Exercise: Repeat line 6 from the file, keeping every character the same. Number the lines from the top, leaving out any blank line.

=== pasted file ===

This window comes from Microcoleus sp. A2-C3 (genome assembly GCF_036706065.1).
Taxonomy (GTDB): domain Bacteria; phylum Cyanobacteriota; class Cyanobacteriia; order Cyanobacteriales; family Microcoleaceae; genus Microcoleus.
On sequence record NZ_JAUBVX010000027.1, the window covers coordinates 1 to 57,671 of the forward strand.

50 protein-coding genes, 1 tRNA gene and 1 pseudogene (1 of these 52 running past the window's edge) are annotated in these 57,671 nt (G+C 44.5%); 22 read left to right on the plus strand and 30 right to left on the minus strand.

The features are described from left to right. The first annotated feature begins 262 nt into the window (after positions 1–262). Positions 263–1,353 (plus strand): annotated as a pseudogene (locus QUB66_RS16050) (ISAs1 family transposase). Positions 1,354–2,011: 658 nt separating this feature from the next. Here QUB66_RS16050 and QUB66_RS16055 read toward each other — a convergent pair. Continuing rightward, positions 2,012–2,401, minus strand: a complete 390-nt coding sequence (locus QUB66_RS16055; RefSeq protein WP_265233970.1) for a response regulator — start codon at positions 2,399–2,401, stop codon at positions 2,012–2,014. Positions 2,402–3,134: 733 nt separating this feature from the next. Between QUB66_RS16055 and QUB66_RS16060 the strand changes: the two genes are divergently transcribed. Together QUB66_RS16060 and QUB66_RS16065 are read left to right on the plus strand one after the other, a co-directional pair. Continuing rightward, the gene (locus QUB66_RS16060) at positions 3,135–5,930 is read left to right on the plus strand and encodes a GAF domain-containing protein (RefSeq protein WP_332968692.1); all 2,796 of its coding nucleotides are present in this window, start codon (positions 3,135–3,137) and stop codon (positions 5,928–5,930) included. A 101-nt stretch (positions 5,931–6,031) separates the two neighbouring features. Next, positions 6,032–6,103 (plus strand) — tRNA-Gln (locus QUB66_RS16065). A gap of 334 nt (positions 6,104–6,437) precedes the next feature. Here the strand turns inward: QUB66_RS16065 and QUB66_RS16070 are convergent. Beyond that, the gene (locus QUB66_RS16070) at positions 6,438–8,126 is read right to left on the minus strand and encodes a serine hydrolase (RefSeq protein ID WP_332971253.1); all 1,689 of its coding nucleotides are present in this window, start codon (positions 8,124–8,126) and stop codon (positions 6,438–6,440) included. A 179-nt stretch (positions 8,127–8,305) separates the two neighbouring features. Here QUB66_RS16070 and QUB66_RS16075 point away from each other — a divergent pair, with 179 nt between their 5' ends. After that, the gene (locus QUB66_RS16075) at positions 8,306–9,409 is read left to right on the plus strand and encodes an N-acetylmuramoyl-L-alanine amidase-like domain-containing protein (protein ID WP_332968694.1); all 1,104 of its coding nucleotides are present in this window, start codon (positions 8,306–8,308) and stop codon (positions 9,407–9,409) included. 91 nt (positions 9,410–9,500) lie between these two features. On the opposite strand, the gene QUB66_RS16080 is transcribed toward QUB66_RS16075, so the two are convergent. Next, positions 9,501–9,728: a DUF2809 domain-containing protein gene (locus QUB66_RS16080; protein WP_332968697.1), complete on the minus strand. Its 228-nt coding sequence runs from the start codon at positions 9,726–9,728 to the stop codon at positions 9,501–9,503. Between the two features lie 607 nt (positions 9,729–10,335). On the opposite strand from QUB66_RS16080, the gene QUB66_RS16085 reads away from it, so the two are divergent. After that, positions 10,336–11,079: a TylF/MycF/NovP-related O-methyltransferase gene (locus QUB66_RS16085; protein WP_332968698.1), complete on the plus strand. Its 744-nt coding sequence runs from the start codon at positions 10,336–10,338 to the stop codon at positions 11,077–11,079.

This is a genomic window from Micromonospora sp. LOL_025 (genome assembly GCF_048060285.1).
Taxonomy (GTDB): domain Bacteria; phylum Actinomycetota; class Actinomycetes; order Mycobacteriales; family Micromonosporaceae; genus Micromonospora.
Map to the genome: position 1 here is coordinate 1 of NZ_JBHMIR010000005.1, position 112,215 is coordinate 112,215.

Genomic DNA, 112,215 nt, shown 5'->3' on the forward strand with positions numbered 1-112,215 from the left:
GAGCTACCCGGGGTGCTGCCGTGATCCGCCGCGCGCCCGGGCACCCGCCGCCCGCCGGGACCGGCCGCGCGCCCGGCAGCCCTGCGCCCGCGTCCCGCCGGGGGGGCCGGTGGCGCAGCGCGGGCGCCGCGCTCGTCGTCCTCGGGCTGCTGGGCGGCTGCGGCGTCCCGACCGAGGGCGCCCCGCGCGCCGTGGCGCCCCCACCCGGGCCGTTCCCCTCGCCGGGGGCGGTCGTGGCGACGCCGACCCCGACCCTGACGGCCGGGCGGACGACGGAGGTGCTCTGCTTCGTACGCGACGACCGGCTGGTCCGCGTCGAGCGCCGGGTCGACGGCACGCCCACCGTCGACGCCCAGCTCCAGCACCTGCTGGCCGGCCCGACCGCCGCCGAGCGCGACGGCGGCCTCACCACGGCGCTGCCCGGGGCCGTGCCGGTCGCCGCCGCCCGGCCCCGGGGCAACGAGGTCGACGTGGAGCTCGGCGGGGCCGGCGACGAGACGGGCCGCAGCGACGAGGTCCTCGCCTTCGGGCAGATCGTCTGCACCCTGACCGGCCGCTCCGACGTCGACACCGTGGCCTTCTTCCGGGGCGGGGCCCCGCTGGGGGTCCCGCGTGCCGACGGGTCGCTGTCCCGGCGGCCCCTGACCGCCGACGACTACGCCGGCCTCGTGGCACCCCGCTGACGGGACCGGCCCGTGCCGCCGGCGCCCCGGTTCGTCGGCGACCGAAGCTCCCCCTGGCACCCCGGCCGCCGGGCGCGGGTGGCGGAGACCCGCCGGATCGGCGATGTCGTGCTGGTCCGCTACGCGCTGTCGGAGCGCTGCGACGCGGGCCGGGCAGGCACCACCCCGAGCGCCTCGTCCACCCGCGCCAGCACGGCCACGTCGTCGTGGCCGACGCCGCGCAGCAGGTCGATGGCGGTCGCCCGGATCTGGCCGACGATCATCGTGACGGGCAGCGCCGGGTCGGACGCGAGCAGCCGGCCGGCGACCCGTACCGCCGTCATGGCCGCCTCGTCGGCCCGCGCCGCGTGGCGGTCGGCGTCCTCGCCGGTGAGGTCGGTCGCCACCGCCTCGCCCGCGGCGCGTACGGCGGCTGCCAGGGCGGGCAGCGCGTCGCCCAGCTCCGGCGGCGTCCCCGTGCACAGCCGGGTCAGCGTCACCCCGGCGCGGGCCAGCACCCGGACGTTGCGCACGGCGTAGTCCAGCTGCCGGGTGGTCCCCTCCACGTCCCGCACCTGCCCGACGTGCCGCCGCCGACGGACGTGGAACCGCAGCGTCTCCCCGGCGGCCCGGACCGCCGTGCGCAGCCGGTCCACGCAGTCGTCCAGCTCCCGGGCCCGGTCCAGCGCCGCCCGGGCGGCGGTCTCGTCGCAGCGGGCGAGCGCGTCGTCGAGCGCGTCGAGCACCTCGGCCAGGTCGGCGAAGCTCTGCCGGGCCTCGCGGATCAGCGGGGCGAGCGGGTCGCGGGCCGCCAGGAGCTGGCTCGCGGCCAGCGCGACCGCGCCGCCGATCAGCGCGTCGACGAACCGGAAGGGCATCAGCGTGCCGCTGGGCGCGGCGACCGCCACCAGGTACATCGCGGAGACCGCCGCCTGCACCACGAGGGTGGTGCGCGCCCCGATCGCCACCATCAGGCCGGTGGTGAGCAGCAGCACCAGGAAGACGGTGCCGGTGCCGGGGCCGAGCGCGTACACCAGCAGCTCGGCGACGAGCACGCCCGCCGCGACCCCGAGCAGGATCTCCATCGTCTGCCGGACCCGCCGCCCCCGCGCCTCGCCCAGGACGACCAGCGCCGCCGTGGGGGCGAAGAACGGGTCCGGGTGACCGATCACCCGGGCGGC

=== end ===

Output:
This is a genomic window from Micromonospora sp. LOL_025 (genome assembly GCF_048060285.1).